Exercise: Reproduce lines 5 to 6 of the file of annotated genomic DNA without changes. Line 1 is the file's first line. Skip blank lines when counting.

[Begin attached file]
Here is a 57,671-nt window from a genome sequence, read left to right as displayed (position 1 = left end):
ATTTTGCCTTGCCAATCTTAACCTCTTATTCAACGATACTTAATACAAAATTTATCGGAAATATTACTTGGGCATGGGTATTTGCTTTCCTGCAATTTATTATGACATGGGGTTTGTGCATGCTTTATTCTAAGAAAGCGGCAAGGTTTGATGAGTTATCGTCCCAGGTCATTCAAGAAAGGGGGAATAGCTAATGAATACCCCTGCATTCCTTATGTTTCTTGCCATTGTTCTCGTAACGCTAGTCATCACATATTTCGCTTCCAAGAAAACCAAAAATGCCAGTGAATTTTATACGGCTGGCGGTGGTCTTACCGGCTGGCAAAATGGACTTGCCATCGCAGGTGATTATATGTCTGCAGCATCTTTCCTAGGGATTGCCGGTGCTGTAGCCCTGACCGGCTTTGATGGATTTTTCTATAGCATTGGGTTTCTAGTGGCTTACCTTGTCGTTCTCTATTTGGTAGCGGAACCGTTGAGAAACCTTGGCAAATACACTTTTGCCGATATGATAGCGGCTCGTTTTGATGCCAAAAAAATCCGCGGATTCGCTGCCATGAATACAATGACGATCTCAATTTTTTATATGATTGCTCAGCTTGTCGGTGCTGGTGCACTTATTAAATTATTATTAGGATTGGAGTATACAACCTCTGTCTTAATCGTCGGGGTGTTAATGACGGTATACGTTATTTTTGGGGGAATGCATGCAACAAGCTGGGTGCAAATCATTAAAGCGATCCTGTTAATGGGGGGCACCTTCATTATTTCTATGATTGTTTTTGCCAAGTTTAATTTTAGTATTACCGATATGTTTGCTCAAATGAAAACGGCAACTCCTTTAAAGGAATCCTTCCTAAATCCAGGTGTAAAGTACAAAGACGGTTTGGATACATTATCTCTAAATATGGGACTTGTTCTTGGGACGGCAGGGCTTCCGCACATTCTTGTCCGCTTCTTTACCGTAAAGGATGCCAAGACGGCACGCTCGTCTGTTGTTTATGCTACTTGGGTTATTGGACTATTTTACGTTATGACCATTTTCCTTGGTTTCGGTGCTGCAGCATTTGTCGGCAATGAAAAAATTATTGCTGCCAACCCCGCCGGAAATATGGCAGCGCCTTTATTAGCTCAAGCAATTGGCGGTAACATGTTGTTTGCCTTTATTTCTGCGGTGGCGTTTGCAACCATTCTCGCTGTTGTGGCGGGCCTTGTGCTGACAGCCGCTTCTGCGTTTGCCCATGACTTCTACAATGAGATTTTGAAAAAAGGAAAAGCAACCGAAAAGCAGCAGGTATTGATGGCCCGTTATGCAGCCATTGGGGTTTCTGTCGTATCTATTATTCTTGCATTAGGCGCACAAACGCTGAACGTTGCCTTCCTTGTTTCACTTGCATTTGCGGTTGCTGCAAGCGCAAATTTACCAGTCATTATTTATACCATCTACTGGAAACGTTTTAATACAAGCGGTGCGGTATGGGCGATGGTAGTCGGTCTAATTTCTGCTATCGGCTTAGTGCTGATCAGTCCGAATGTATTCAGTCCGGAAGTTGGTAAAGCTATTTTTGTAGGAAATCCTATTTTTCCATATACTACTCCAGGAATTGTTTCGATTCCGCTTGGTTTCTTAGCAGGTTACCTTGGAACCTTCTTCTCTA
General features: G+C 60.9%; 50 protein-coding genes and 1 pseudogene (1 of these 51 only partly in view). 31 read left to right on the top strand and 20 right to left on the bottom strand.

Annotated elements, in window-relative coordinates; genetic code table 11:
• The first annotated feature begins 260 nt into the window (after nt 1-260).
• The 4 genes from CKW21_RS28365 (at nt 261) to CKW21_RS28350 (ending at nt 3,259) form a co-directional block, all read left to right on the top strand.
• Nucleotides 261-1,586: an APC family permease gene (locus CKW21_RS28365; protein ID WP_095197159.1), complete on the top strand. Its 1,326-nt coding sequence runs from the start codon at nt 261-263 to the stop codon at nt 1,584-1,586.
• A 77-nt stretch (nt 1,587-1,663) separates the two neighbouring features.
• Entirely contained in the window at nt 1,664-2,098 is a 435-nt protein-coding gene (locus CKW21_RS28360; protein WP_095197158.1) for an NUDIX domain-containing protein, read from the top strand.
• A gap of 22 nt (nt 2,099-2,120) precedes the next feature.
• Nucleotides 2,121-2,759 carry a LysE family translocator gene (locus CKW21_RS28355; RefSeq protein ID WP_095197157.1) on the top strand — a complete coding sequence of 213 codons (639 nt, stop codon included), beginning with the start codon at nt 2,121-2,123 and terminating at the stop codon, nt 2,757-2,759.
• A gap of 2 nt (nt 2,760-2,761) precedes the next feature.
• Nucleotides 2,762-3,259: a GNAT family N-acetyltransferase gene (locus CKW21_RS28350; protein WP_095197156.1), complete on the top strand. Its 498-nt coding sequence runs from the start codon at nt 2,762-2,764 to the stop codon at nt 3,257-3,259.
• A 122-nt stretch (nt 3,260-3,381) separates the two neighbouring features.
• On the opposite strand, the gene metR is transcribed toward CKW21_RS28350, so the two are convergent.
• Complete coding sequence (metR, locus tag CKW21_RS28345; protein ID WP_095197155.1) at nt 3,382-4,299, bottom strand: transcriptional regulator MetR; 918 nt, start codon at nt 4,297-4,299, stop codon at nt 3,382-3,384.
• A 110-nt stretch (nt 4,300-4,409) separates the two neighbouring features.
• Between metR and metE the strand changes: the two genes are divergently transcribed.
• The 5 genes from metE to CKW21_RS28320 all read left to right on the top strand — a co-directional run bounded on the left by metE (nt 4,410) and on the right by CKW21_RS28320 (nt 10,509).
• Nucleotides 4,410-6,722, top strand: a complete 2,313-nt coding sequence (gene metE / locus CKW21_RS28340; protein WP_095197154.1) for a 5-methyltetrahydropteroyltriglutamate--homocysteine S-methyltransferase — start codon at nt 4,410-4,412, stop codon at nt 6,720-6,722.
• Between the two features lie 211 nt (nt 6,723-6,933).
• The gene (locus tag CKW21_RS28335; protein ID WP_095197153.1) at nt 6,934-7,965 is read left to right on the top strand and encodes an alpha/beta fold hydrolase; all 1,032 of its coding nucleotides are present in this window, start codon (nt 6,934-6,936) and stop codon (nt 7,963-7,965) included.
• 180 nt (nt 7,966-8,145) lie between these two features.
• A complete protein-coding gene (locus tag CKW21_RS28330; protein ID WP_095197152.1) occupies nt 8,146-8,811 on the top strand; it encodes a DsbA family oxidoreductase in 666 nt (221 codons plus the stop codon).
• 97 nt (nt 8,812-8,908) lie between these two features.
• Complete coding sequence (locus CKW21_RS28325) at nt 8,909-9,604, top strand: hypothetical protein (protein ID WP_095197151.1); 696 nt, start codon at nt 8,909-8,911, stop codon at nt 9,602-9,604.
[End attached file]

• The first annotated feature begins 260 nt into the window (after nt 1-260).
• The 4 genes from CKW21_RS28365 (at nt 261) to CKW21_RS28350 (ending at nt 3,259) form a co-directional block, all read left to right on the top strand.